In the early days of the 1930s, just 24 staff in the old Victoria Embankment headquarters of the Metropolitan Police dealt with a couple of hundred calls a day.
It was launched after a major fire in London in 1935 resulted in five fatalities. A committee was set up to look at how telephone operators could identify emergency calls.
Now, there are three centralised communication complexes in Bow, Hendon and Lambeth, employing over 2,000 people dealing with 13,000 to 20,000 calls per day.
Met Police Chief Superintendent David Jackson, head of the Met Central Communications (CC) said, "The 999 system is the cornerstone not only of British policing but also for our emergency service partners".
"The level of accessibility that it provides allows emergency services to save lives and protect the public. "Our dedicated staff operate 24 hours a day, 365 days a year ensuring that police can be dispatched quickly to incidents where the public need us," he said.
Being there 24/7 and ensuring that officers are dispatched quickly to emergency and priority incidents is a critical function for the police, Jackson said.
"The progress since 1937 has been enormous - and we will keep striving to improve the service over the next 80 years," he said.
In 1937, the first ever emergency number system anywhere in the world came into being in London with the introduction of the 999 call -- marking an unprecedented change in the way the public communicated with the Metropolitan Police.
In July last year, Met CC launched its live twitter feed @MetCC from one of the three central communications complexes where first contact operators were answering tens of thousands of emergency calls every week.
@MetCC has had more than 350,800 posts submitted since its launch, 7,600 of which required a response from police. The Met has posted 8.4 million tweets/broadcasts since the feed began. As part of events to mark the anniversary of the 999 number, a special commemorative section has been set up on the Met's Facebook page featuring video interviews with 999 operators, a wide range of photos, illustrations and facts and figures relating to the history of the service.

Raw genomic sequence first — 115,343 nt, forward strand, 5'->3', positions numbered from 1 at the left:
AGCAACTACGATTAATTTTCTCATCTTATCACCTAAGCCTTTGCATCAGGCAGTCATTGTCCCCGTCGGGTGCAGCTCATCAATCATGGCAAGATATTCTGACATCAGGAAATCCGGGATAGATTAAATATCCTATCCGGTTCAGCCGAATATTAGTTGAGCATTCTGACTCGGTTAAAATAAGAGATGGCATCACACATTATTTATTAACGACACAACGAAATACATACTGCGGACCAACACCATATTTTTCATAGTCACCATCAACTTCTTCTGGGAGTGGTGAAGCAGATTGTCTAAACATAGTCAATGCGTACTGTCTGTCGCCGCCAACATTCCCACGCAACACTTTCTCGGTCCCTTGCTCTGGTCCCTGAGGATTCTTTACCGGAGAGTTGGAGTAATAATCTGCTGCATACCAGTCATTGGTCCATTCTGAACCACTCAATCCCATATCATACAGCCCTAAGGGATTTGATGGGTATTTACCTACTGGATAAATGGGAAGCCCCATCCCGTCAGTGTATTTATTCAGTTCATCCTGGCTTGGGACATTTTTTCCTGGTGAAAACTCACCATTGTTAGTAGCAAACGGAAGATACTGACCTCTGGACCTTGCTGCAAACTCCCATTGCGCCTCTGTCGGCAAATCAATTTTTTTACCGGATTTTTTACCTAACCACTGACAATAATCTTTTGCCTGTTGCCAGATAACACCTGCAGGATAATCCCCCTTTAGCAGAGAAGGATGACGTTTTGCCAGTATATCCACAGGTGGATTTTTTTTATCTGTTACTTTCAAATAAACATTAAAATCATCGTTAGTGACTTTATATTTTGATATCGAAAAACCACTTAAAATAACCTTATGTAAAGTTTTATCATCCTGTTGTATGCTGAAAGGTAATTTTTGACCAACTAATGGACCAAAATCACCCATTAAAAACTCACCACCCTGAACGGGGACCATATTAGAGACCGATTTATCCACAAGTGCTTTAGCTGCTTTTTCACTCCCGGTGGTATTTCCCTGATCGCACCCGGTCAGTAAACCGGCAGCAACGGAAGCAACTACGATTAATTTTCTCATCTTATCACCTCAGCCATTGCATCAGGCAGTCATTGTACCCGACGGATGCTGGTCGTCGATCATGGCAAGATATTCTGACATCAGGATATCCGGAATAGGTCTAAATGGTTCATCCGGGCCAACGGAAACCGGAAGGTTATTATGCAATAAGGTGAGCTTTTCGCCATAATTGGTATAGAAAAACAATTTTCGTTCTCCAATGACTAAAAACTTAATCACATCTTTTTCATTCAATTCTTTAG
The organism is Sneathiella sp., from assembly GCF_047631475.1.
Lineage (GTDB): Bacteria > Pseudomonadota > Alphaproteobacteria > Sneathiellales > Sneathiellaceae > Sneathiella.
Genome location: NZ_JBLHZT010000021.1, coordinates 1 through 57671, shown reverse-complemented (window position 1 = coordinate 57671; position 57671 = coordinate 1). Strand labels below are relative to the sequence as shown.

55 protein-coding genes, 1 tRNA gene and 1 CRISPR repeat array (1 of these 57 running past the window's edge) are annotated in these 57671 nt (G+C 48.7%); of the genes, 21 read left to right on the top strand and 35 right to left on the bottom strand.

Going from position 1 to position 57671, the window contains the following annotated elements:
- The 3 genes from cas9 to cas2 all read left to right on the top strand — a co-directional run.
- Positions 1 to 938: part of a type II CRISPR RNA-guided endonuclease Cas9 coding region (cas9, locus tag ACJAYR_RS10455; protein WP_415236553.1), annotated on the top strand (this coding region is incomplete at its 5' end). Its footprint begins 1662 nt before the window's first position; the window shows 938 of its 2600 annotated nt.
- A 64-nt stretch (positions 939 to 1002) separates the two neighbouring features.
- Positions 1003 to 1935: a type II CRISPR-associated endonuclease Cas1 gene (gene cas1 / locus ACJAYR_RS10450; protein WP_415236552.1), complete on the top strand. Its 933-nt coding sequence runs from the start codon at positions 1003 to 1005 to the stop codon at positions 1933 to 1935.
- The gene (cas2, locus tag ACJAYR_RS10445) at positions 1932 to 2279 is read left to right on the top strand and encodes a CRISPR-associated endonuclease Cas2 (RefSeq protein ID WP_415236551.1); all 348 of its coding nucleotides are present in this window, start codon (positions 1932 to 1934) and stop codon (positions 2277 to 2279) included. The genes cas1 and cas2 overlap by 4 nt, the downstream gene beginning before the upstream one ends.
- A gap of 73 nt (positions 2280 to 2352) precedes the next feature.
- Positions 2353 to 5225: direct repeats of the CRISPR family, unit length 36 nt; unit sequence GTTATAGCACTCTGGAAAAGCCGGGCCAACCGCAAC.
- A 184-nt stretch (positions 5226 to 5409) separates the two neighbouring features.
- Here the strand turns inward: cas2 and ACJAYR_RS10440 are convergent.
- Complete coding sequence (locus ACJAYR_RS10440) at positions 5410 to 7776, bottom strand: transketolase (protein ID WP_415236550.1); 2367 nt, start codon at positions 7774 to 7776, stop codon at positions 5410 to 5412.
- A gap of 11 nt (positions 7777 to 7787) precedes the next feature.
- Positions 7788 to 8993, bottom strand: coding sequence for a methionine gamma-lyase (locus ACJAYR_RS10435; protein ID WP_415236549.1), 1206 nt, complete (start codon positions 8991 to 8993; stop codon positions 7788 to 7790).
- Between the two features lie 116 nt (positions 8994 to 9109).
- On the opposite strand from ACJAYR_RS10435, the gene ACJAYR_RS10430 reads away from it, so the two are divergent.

The feed will include photos relating to emergency communication that chart the significant developments in the service between 1937, when a handful of officers used counters on large table maps to denote police cars and messages were transmitted by Morse code, and the present day's sophisticated high-tech command centres.
The system has been upgraded and redesigned numerous times over the decades, leading to the sophisticated multi- screen automated service in use today that prioritises 999 calls using interactive satellite mapping as well as access to translators in 170 languages and special text phone numbers for the deaf.
The Met Police said it has always made use of new technology to help them fight crime - the first case of a criminal being arrested through use of telegrams was recorded in 1845, while in 1910 the notorious murderer Dr Crippen was famously caught after telegrams between London, Canada and a ship in the Atlantic were sent.
In the years after the introduction of wireless in cars in 1922, it was felt a control centre was needed to direct these 'eyes and ears' and feed them with information, but it was not until 12 years later in 1934 that the first 'Information Room' (IR) was set up at Scotland Yard's old headquarters in Victoria Embankment.
The Met wanted all calls routed to the Information Room because local police stations often only had a single line which would be engaged when an emergency call was being made.
The public could ring the operator and ask for the Scotland Yard switchboard - the 'Whitehall 1212' number famous from many old films - and then be connected straight through to the IR.
The government had been advising the public since 1927 to dial 0 and ask the operator for police, fire, ambulance which ensured that interrupted calls could be traced.
But the impetus for a new, dedicated emergency number came from a tragic event in 1935 when five women lost their lives in a fire at a Wimpole Street doctor's house in London. Neighbours dialling 0 to alert the operator to the blaze found it jammed - at that time the automatic exchanges had no way to distinguish between "life or death" calls and all the others coming into their switchboards - highlighting the need for urgent reform of the system.
(Except for the headline, this story has not been edited by NDTV staff and is published from a syndicated feed.)